Our Work


Certifications as a Vehicle for Increasing Labor-Market Mobility

Along with partners Corporation for a Skilled Workforce and George Washington Institute of Public Policy, Workcred focused on the current and potential roles for industry and professional certifications as a vehicle for increasing labor-market mobility to explore where certifications present the risk of being dead-end credentials that can limit access to opportunity, and how to instead ensure certifications serve as part of lifelong pathways for advancement.

Creating Credentialing Pathways
Credentialing pathways provide opportunities for colleges and universities to align their academic curricula with industry skill needs by embedding or aligning non-degree credentials (e.g., certificates, certifications, microcredentials) with degree programs. These pathways provide opportunities for learners to master occupationally relevant-skills that lead to living wage jobs while continuing to earn a degree.
Building Industry-Recognized Apprenticeship Programs in Healthcare

Workcred, Dallas College, and Bufflehead Strategies, LLC are working together to support the development of high-quality apprenticeship programs in the United States.

Obtaining Employment and Wage Outcomes Data for Non-Degree Credentials

Despite their prevalence in the workforce, there is no complete, centralized source of data on the outcomes or impact of certifications or other non-degree credentials. While there have been isolated efforts to collect this data by states, as well as self-reported data from certification bodies and other credential issuers, outcomes data are fragmented and incomplete. To help provide this much-needed transparency for certifications and other non-degree credentials, Workcred is working with certification bodies and other credential issuers to explore opportunities to link administrative data in order to improve understanding of the value of certifications, the aggregate labor market outcomes of credential holders, and insights into credential pathways and career choices.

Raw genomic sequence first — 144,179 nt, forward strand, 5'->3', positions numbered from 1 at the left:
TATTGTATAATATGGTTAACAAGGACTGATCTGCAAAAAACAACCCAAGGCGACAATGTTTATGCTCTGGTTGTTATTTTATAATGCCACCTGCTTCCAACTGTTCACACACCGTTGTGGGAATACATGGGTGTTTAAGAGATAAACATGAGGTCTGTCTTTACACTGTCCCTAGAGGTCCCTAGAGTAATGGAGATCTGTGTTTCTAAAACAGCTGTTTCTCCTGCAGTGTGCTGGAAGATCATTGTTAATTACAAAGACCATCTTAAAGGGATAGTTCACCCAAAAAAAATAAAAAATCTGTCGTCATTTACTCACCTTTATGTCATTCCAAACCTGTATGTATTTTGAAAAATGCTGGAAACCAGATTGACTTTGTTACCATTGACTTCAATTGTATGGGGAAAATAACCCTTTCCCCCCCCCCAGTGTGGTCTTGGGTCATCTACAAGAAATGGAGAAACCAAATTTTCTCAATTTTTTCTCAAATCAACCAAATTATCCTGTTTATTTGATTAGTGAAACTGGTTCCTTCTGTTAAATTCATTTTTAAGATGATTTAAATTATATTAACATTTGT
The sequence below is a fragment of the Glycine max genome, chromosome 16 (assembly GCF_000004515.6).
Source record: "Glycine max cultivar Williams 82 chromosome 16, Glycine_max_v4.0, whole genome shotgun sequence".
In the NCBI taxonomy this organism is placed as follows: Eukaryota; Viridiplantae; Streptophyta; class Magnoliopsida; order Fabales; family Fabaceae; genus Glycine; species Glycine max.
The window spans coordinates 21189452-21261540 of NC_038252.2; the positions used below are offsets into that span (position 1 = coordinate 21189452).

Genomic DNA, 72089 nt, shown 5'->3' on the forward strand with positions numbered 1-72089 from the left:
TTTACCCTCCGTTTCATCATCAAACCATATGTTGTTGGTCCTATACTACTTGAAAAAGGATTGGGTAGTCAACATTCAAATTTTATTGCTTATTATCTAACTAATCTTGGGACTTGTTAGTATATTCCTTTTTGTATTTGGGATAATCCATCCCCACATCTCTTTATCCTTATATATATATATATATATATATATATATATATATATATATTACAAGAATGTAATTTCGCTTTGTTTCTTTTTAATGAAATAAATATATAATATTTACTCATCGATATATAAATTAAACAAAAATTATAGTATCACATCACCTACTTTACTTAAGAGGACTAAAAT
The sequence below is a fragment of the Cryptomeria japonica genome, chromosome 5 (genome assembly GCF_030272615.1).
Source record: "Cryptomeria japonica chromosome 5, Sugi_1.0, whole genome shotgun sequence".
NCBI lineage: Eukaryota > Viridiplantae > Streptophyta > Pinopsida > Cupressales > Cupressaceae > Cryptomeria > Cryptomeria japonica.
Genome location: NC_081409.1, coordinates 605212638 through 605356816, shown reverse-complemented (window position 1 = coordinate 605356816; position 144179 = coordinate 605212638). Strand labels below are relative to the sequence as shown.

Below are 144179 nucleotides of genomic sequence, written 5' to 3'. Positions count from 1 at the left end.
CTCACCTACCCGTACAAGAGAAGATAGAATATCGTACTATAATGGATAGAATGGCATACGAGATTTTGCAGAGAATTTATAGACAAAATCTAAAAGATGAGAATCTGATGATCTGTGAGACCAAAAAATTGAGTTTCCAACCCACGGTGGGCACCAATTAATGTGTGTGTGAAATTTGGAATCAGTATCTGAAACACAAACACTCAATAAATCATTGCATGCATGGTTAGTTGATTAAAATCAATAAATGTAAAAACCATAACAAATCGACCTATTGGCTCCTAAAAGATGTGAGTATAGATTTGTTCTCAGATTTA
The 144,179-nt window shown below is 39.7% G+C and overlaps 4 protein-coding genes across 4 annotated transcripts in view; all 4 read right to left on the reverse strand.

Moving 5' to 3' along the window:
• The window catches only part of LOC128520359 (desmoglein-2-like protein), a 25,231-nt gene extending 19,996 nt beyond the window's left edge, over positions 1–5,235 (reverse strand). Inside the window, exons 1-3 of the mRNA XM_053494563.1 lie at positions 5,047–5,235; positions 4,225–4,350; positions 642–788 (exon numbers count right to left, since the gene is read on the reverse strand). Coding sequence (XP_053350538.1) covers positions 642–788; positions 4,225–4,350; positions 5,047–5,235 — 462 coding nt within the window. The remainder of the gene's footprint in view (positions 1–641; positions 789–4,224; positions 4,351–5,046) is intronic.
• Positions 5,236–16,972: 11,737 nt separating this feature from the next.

Manufacturing Credentials: Now and for the Future

The U.S. manufacturing sector continues to be central to the national economy, and relies on a highly skilled workforce of more than 12 million workers. In order to more effectively use credentials and support a competitive manufacturing workforce, Workcred developed research to understand how manufacturing employers and workers value credentials, which credentials they value, and how they determine whether or not to pursue additional credentials.


  • Building Credentials for Regenerative Medicine
  • Credential Transparency Initiative
  • Economic Opportunity Project
  • Leveraging Industry Credentials
  • National Apprenticeship Program for Management System Auditors
  • Reducing Hospital-Acquired Infections Program